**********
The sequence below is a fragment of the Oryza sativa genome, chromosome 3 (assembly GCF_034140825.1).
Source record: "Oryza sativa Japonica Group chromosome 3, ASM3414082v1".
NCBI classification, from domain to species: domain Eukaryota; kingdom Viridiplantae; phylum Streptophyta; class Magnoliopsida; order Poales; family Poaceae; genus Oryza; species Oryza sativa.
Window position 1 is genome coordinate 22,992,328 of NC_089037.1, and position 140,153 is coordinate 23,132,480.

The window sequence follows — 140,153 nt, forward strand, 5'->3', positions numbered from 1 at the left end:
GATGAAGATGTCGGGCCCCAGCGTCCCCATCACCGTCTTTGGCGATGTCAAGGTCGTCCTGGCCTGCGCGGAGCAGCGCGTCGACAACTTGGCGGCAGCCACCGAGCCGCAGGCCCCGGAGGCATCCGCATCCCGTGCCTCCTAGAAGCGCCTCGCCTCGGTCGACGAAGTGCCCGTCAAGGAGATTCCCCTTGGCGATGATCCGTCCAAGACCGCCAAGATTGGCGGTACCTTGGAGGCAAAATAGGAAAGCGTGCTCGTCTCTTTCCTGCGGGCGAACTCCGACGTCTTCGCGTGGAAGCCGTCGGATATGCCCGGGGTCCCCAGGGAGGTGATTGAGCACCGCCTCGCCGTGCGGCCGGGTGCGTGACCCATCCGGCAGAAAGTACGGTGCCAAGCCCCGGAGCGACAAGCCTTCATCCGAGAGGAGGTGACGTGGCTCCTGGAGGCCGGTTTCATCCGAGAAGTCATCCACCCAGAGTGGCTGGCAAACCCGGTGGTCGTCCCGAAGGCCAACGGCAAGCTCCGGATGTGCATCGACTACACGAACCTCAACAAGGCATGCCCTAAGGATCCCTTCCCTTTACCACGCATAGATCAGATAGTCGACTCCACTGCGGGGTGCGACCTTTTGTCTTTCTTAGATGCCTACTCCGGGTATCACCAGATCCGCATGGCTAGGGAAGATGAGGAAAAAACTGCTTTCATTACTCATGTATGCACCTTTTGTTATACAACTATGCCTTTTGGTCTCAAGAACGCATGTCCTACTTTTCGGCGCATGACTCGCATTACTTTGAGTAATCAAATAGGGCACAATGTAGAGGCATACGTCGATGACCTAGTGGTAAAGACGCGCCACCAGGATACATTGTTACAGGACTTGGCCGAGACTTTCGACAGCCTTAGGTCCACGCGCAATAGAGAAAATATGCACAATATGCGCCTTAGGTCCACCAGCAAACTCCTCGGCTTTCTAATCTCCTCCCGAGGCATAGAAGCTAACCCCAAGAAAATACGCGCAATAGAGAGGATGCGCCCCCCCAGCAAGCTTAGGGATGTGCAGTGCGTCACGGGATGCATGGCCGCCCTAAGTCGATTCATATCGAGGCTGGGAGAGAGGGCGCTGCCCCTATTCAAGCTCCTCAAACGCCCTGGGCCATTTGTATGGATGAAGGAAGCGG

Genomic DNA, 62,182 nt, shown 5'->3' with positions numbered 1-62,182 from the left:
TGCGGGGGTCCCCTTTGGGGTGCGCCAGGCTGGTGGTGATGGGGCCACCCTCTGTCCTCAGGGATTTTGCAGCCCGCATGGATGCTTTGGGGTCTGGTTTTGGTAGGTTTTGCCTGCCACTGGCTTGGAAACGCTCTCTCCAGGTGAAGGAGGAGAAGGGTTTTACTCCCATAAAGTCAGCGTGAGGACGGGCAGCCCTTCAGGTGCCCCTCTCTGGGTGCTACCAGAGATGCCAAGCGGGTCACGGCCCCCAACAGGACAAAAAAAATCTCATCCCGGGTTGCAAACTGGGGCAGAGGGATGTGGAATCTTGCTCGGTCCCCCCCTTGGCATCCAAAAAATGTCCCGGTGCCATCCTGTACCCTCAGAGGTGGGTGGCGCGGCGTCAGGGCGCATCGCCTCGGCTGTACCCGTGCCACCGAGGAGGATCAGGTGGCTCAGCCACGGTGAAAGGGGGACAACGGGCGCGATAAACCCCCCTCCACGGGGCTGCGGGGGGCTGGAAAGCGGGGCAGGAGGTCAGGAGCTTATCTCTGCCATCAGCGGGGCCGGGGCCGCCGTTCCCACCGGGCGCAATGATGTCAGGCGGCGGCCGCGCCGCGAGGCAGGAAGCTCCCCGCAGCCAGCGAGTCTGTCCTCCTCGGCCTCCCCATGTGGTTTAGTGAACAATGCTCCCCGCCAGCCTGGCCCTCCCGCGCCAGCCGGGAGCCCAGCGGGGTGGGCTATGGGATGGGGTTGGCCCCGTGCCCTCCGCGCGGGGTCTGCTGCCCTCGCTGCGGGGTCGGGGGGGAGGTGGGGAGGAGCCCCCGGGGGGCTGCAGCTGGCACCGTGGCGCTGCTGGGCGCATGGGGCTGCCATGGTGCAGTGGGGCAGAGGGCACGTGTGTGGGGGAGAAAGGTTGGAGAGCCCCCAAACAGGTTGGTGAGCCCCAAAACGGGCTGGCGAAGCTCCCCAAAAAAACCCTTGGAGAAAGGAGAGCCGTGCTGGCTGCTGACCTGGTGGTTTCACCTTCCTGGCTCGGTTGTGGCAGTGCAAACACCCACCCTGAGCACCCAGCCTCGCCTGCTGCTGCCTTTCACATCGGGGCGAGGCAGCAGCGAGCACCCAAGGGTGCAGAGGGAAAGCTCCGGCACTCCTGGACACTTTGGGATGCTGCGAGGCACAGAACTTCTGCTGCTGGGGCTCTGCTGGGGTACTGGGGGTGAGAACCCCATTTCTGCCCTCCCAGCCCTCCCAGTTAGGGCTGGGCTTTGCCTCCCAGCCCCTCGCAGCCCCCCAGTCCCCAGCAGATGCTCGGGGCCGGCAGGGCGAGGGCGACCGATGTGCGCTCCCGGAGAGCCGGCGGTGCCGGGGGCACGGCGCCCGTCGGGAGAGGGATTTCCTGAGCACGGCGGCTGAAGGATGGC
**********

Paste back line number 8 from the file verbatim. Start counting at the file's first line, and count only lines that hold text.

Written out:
TGCGGGGGTCCCCTTTGGGGTGCGCCAGGCTGGTGGTGATGGGGCCACCCTCTGTCCTCAGGGATTTTGCAGCCCGCATGGATGCTTTGGGGTCTGGTTTTGGTAGGTTTTGCCTGCCACTGGCTTGGAAACGCTCTCTCCAGGTGAAGGAGGAGAAGGGTTTTACTCCCATAAAGTCAGCGTGAGGACGGGCAGCCCTTCAGGTGCCCCTCTCTGGGTGCTACCAGAGATGCCAAGCGGGTCACGGCCCCCAACAGGACAAAAAAAATCTCATCCCGGGTTGCAAACTGGGGCAGAGGGATGTGGAATCTTGCTCGGTCCCCCCCTTGGCATCCAAAAAATGTCCCGGTGCCATCCTGTACCCTCAGAGGTGGGTGGCGCGGCGTCAGGGCGCATCGCCTCGGCTGTACCCGTGCCACCGAGGAGGATCAGGTGGCTCAGCCACGGTGAAAGGGGGACAACGGGCGCGATAAACCCCCCTCCACGGGGCTGCGGGGGGCTGGAAAGCGGGGCAGGAGGTCAGGAGCTTATCTCTGCCATCAGCGGGGCCGGGGCCGCCGTTCCCACCGGGCGCAATGATGTCAGGCGGCGGCCGCGCCGCGAGGCAGGAAGCTCCCCGCAGCCAGCGAGTCTGTCCTCCTCGGCCTCCCCATGTGGTTTAGTGAACAATGCTCCCCGCCAGCCTGGCCCTCCCGCGCCAGCCGGGAGCCCAGCGGGGTGGGCTATGGGATGGGGTTGGCCCCGTGCCCTCCGCGCGGGGTCTGCTGCCCTCGCTGCGGGGTCGGGGGGGAGGTGGGGAGGAGCCCCCGGGGGGCTGCAGCTGGCACCGTGGCGCTGCTGGGCGCATGGGGCTGCCATGGTGCAGTGGGGCAGAGGGCACGTGTGTGGGGGAGAAAGGTTGGAGAGCCCCCAAACAGGTTGGTGAGCCCCAAAACGGGCTGGCGAAGCTCCCCAAAAAAACCCTTGGAGAAAGGAGAGCCGTGCTGGCTGCTGACCTGGTGGTTTCACCTTCCTGGCTCGGTTGTGGCAGTGCAAACACCCACCCTGAGCACCCAGCCTCGCCTGCTGCTGCCTTTCACATCGGGGCGAGGCAGCAGCGAGCACCCAAGGGTGCAGAGGGAAAGCTCCGGCACTCCTGGACACTTTGGGATGCTGCGAGGCACAGAACTTCTGCTGCTGGGGCTCTGCTGGGGTACTGGGGGTGAGAACCCCATTTCTGCCCTCCCAGCCCTCCCAGTTAGGGCTGGGCTTTGCCTCCCAGCCCCTCGCAGCCCCCCAGTCCCCAGCAGATGCTCGGGGCCGGCAGGGCGAGGGCGACCGATGTGCGCTCCCGGAGAGCCGGCGGTGCCGGGGGCACGGCGCCCGTCGGGAGAGGGATTTCCTGAGCACGGCGGCTGAAGGATGGC